Fairly insanely jealous of those who saw the aurora borealis down here in the southeastern U.S. last night. Don't suppose the Aurora Forecaster predicted it.
Click through to some pics: Here's a collection of photos from last night, and here's one said to be from just a couple of counties away from us in Georgia.
Here's NOAA's map from about noon eastern today, Tuesday, 25 October, 2011:
Ironically, just yesterday we booked travel to see the aurora in December. Instead of walking outside the studio here, we'll just have to travel 4568.44 miles to see it.
There is no experience on earth like a total eclipse. Absolutely none. I'm nowhere near eloquent enough to describe why, but just see one – once – and you'll understand. Promise. You'll want to go and see every other one from then on, ever. In Afar magazine's current issue you can read about people who do just that.
Afar first published several issues ago, aspiring to be a different kind of travel magazine. As charter subscribers, we've read them all. They're aiming upmarket, trying to feature destinations off the beaten track while attracting ads from national tourism organizations, long-haul airlines and designer handbag manufacturers. They're pulling it off as well as anybody since the lamented Escape magazine.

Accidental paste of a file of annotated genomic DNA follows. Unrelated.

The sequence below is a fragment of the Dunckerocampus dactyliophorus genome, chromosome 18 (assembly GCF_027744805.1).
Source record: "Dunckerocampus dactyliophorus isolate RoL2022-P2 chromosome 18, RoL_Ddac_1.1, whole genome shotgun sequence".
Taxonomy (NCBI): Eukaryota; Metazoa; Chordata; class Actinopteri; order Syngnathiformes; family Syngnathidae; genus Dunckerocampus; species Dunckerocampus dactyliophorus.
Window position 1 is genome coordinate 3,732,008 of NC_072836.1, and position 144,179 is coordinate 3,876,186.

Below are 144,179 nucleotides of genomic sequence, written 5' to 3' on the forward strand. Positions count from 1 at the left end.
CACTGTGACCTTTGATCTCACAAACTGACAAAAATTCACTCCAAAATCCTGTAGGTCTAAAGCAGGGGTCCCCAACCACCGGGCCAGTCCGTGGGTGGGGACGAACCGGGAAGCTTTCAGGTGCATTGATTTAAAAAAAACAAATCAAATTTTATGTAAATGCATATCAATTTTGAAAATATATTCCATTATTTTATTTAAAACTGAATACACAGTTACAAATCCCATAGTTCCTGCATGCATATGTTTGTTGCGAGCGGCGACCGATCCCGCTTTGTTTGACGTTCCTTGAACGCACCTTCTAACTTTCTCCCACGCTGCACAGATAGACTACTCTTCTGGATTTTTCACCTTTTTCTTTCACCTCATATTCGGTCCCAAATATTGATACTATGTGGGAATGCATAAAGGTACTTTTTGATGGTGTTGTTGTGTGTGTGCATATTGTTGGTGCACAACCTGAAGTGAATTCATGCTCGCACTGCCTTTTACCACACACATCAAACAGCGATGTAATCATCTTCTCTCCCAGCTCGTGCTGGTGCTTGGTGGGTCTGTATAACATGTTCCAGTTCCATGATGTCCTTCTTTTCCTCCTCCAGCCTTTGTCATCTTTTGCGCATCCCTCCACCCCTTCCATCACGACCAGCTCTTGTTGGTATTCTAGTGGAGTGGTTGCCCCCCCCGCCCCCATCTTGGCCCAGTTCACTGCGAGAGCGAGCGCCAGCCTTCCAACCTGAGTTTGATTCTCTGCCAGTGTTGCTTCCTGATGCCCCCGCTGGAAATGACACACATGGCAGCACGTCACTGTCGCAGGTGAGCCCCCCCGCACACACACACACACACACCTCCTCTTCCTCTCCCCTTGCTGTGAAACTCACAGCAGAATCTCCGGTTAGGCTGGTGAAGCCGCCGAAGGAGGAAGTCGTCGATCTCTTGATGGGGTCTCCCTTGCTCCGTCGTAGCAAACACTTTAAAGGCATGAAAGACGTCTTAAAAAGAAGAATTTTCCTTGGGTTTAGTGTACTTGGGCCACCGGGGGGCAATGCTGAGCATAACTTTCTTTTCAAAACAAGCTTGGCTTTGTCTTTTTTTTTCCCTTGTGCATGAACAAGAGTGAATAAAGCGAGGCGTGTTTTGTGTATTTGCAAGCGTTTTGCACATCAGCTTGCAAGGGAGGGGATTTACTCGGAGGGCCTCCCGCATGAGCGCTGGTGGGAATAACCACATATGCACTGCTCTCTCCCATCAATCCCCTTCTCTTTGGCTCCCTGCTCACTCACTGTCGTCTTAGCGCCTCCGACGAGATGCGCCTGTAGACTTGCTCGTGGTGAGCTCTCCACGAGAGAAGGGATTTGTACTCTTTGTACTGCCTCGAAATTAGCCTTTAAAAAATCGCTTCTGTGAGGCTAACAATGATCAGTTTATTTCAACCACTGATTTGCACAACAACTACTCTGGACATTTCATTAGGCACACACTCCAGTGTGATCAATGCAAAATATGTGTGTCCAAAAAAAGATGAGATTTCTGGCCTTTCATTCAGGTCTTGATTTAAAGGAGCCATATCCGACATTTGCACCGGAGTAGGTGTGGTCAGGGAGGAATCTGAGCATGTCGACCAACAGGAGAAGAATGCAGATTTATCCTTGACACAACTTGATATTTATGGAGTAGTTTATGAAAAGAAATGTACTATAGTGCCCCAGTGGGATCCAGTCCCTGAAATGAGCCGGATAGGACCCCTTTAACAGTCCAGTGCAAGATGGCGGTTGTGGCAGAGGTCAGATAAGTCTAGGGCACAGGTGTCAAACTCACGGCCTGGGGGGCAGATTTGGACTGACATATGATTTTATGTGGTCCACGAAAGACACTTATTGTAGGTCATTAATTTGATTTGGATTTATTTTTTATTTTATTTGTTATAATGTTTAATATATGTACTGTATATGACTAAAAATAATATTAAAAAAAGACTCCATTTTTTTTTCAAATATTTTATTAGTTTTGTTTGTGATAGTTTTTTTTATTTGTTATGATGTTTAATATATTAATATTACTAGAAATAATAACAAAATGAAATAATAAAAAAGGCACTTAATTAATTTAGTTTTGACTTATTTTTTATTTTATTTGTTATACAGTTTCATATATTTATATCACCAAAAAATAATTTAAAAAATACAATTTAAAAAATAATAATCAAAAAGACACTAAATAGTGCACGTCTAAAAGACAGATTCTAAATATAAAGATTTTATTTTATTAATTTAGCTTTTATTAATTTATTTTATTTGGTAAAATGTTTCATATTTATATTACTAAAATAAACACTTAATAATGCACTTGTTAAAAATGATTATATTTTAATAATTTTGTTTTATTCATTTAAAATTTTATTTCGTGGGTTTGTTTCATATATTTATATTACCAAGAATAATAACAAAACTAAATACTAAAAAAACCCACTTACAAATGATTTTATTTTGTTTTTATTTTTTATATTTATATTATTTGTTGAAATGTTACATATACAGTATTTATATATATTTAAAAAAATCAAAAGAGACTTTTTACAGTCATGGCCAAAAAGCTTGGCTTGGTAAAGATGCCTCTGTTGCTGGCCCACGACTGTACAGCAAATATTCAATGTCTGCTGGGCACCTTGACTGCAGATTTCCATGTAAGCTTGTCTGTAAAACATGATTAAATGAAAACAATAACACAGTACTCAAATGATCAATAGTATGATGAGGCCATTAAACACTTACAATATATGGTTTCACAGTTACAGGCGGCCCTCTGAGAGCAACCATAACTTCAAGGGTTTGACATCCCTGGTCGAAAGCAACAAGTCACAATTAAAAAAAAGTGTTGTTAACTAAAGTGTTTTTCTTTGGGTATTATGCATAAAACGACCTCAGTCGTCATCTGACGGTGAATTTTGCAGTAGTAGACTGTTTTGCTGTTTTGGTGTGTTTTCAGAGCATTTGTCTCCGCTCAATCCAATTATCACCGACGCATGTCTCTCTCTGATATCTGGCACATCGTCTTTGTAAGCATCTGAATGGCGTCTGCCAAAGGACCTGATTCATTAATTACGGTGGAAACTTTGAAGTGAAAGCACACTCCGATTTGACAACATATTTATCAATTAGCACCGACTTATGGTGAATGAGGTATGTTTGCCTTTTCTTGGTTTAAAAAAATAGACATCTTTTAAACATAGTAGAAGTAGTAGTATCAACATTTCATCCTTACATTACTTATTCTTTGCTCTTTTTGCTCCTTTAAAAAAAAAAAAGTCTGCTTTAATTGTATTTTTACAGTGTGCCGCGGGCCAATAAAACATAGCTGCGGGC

So far their web site is underdeveloped and disappointing. Up to now they're unwilling to share their magazine content online, but put that down to their being new. Maybe. I point that out because I can't refer you to an article in the current issue by Jeff Greenwald, who wrote an entertaining book, The Size of the World back in 1997, about a trip around the world without leaving the ground.
Greenwald accompanied an expedition to view the 22 July, 2009 total solar eclipse aboard a chartered ship in the Pacific, and his article has revealed a couple of fine eclipse photography sites, which is the real point of this post. Enjoy Fred Bruenjes's Moonglow and icstars, from expedition leader Jen Winter. Phil Plante wrote about the trip, too.
(Photo of our first total eclipse, on Lake Balaton, Hungary, 11 August 1999, from EarthPhotos.com. There are more eclipse resources here.)